Is China Buying the World by Peter Nolan, Hardcover | Barnes & Noble
Is China Buying the World?

Is China Buying the World?

by Peter Nolan
     
 

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China has become the world's second biggest economy and its largest exporter. It possesses the world's largest foreign exchange reserves and has 29 companies in the FT 500 list of the world's largest companies. ‘China's Rise' preoccupies the global media, which regularly carry articles suggesting that it is using its financial resources to ‘buy the

Overview

China has become the world's second biggest economy and its largest exporter. It possesses the world's largest foreign exchange reserves and has 29 companies in the FT 500 list of the world's largest companies. ‘China's Rise' preoccupies the global media, which regularly carry articles suggesting that it is using its financial resources to ‘buy the world'.

Is there any truth to this idea? Or is this just scaremongering by Western commentators who have little interest in a balanced presentation of China's role in the global political economy?

In this short book Peter Nolan - one of the leading international experts on China and the global economy - probes behind the media rhetoric and shows that the idea that China is buying the world is a myth. Since the 1970s the global business revolution has resulted in an unprecedented degree of industrial concentration. Giant firms from high income countries with leading technologies and brands have greatly increased their investments in developing countries, with China at the forefront. Multinational companies account for over two-thirds of China's high technology output and over ninety percent of its high technology exports. Global firms are deep inside the Chinese business system and are pressing China hard to be permitted to increase their presence without restraints.

By contrast, Chinese firms have a negligible presence in the high-income countries - in other words, we are ‘inside them' but they are not yet ‘inside us'. China's 70-odd ‘national champion' firms are protected by the government through state ownership and other support measures. They are in industries such as banking, metals, mining, oil, power, construction, transport, and telecommunications, which tend to make use of high technology products rather than produce these products themselves. Their growth has been based on the rapidly growing home market. China has been unsuccessful so far in its efforts to nurture a group of globally competitive firms with leading global technologies and brands. Whether it will be successful in the future is an open question.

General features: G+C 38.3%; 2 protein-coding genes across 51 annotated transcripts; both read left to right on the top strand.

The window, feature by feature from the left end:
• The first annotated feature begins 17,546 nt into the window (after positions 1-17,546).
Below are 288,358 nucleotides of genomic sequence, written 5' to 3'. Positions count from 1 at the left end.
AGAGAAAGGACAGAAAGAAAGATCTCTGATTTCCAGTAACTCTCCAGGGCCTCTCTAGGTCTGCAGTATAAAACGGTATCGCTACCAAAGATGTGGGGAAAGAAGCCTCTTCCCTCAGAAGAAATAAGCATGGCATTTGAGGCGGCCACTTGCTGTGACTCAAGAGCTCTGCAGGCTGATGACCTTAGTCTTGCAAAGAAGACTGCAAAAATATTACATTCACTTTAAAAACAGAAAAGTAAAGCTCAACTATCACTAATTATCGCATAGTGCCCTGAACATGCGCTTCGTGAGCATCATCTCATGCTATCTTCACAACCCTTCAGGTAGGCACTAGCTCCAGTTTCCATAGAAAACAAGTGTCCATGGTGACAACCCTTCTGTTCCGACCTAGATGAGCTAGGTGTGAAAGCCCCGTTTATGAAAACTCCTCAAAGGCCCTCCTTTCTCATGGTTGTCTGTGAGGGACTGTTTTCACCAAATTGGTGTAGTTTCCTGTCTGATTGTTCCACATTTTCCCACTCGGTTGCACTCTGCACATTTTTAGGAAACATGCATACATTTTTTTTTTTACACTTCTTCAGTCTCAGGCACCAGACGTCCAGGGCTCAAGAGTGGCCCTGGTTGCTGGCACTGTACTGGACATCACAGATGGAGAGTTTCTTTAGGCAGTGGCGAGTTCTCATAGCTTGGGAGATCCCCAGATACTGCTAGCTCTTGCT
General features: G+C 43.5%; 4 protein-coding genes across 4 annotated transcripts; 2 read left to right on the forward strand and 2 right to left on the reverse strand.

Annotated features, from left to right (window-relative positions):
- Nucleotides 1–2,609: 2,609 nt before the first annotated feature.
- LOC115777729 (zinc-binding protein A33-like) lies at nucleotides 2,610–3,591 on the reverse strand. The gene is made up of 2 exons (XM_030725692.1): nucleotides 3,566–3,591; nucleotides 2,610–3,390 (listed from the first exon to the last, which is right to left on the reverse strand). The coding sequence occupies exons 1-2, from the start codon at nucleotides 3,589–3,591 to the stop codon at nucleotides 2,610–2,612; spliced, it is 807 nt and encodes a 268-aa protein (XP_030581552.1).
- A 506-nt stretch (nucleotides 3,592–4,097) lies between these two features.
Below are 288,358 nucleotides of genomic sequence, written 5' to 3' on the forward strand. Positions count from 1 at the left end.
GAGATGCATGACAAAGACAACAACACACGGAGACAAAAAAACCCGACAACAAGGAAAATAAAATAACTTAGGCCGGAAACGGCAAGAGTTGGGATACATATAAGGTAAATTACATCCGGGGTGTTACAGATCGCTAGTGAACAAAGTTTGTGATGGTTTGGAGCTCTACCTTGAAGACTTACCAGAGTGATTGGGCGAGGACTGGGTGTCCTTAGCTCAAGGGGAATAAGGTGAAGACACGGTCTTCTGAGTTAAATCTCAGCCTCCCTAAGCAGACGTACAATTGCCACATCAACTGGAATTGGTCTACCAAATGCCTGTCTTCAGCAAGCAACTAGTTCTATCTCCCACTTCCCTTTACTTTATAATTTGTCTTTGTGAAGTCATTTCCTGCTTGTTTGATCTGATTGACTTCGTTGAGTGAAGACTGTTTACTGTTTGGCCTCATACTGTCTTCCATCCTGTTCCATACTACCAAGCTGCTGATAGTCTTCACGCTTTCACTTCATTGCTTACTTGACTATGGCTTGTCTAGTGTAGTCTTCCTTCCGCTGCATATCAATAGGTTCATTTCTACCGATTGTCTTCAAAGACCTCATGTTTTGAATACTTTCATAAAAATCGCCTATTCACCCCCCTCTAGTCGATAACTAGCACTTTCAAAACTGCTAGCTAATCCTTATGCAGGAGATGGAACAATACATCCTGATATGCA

This balanced analysis replaces rhetoric with evidence and argument. It provides a much-needed perspective on current debates about China's growing power and it will contribute to a constructive dialogue between China and the West.

Editorial Reviews

Publishers Weekly
In this informed review of international business patterns, Nolan (Integrating China: Towards the Coordinated Market Economy), a professor of Chinese economy at the University of Cambridge, answers the title’s rhetorical question in the negative. As Nolan notes, the ascendancy of multinational corporations stemming from the liberalization of international trade since the 1970s has made allegiance to “home” countries a polite fiction in the global market. While multinationals seek access to the markets of developing nations, Nolan clarifies that foreign direct investment in other regions exceeds that in China. Although China’s immense foreign-exchange reserves, the largest of any nation, fuels apprehension in the West, this issue should be seen in context—the holdings of Western asset fund managers overshadow them. Unfortunately, Nolan slights some important considerations: for example, he acknowledges Beijing’s historic determination to build “a group of globally competitive giant firms to match those from the high-income countries,” but leaves largely unexplored the implications of the advantages these companies can derive from the state’s “majority equity share” and “high investment rate.” He also skirts the contentious issues of forced technology transfer, counterfeiting Western products for export, and displacing overseas labor with low-cost Chinese workers. Overall, Nolan provides an important perspective that challenges popular conceptions; no volume of this size can do more. (May)